3. Agro-Industrial Wastes

Agro-industrial wastes are more homogeneous than food wastes, but they present certain constraints. The quality of such wastes depends on the type of crops found in a region, while their production occurs in specific periods. This phenomenon impacts associated logistics and storage capacities of raw materials in the anaerobic digestion unit. Though anaerobic digestion of agro-industrial wastes is quite familiar in the literature, only the last year’s co-digestion of such wastes with primary sludge is conducted. According to the best of the authors′ knowledge, research studies have mainly focused on the co-digestion of agro-industrial wastes with sewage sludge and have thoroughly investigated the terms to facilitate the biological conversion of that biomass into bioenergy. Anaerobic digestion of primary sludge with wastes from agricultural and livestock activities has been mainly studied regarding corn stover biochar, wheat straw, buckwheat husk, fallen leaves, grass, leaves, cow manure, and brewery sludge. Table 2 summarizes the outcomes of these studies in a comprehensive yet conclusive way to understand what kind of substrates are the most promising ones.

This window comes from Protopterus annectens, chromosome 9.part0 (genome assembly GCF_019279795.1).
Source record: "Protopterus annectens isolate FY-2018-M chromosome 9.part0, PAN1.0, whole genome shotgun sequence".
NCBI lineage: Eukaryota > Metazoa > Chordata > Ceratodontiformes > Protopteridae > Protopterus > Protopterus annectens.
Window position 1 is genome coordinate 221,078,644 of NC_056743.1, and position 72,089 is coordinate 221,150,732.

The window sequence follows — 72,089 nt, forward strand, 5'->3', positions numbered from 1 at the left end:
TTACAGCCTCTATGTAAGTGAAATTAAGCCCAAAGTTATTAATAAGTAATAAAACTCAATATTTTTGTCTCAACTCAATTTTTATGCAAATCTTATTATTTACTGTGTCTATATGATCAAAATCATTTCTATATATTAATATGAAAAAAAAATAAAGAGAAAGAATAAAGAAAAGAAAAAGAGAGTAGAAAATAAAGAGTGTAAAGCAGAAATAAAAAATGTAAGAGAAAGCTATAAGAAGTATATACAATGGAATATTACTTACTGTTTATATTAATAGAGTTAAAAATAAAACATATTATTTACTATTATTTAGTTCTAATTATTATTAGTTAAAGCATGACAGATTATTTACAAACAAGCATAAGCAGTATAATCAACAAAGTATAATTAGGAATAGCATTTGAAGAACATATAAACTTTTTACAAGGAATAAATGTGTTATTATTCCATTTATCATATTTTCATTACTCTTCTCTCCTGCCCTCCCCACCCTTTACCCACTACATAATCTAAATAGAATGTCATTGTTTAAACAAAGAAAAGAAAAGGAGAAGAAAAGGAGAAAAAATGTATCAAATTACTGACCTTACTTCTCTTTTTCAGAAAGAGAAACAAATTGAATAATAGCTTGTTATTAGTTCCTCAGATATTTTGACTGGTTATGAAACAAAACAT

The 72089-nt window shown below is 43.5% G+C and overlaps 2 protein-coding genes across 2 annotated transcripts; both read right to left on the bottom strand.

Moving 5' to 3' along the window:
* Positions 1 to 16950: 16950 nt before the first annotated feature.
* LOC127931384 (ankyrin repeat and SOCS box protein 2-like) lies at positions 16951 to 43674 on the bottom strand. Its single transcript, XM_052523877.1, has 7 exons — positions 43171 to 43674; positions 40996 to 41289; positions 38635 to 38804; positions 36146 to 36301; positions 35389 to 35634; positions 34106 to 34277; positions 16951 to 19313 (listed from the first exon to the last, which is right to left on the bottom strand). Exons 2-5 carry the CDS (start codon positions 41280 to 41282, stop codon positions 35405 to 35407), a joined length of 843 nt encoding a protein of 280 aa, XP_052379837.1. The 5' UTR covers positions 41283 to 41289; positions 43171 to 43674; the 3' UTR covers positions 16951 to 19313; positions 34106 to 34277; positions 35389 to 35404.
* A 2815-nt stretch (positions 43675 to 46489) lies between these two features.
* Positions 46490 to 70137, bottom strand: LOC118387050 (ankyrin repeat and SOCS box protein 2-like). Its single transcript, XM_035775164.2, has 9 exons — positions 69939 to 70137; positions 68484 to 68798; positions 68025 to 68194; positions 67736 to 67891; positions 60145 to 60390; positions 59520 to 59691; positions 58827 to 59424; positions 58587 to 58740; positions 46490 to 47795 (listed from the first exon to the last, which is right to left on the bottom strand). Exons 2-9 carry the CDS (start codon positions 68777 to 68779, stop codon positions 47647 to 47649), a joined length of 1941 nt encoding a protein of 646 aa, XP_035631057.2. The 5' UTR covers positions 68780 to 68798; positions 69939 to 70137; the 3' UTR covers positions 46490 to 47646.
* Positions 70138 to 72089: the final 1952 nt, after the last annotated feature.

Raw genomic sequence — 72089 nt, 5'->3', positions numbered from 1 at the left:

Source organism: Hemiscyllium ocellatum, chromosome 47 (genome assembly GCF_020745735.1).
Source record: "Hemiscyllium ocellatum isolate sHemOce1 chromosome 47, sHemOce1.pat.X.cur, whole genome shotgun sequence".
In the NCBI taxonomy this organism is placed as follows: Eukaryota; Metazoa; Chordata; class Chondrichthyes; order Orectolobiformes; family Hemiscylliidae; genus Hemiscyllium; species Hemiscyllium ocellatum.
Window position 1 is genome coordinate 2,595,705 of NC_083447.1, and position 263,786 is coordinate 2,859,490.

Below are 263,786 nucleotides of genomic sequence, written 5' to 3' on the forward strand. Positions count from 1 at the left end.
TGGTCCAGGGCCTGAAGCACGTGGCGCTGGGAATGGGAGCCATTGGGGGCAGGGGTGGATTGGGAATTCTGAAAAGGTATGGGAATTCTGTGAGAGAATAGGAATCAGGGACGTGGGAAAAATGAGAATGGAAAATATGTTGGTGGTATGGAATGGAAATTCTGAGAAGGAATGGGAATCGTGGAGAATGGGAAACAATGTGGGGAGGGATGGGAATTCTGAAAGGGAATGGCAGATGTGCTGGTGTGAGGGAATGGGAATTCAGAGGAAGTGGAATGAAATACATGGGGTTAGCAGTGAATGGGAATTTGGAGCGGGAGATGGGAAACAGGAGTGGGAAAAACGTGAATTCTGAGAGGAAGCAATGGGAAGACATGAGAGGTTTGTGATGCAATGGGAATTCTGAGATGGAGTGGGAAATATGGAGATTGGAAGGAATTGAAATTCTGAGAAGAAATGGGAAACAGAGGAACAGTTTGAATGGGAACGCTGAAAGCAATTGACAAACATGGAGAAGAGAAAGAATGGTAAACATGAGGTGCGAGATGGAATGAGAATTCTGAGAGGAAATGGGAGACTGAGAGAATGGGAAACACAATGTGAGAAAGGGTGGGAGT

Elsayed et al. [23] studied the co-digestion of primary sludge with either wheat straw (WS) or buckwheat husk (BH) along with wheat straw (WS). The mix of primary sludge with WS at a ratio close to 1:2 on a VS basis with an organic loading of 7.5 g VS/L produced around 345 mL CH4/g VS, while the combined use of BH and WS resulted in a higher methane yield of 481 mL CH4/g VS at a ratio of PS/mix of WS and BH equal to 1:1 on a VS basis, with a C/N equal to 10.07 and an organic loading of 7.50 g VS/L. The obtained efficiency was three times higher than that of single PS digestion. Subsequently, Elsayed et al. [24] investigated the co-digestion of primary sludge with fallen leaves (FL) and grass (GR), focusing on the impact of the C/N ratio on methane production. The experimental results showed that a C/N ratio of 13, corresponding to a ratio of PS/mix of FL and GR almost equal to 1:2 on a VS basis, showed the highest methane yield, 352 mL CH4/g VS, two times higher than that of primary sludge, and the shortest lag phase (about 14 d) among the C/N ratios tested. In the same context, Elsayed et al. [25] examined the impact of sugarcane leaves (SL) and Corchorus stalks (CS) on the digestion of PS. The highest methane production, almost three times higher than that of single PS, was obtained during the co-digestion of PS with the mix of SL and CS at a ratio of 2:1 (PS/mix) on a VS basis, indicating that in this case, more PS biomass was required to achieve high methane production yields. Similar results were found in a later study by Elsayed et al. [26] who investigated the co-digestion of primary sludge with sugar beet pulp (SBP). Among the examined ratios, the highest methane production was achieved at a ratio of PS/SBP equal to 7:3 w/w VS. At this ratio, methane production reached 307 mL CH4/g VS, nearly doubling the methane yield achieved during the exclusive digestion of primary sludge. Overall, the efficiency of each substrate was related to the type of waste/additive that prescribes the characteristics of organic matter, as well as the mixing ratio of PS/additives and the overall organic loading rate in the digester.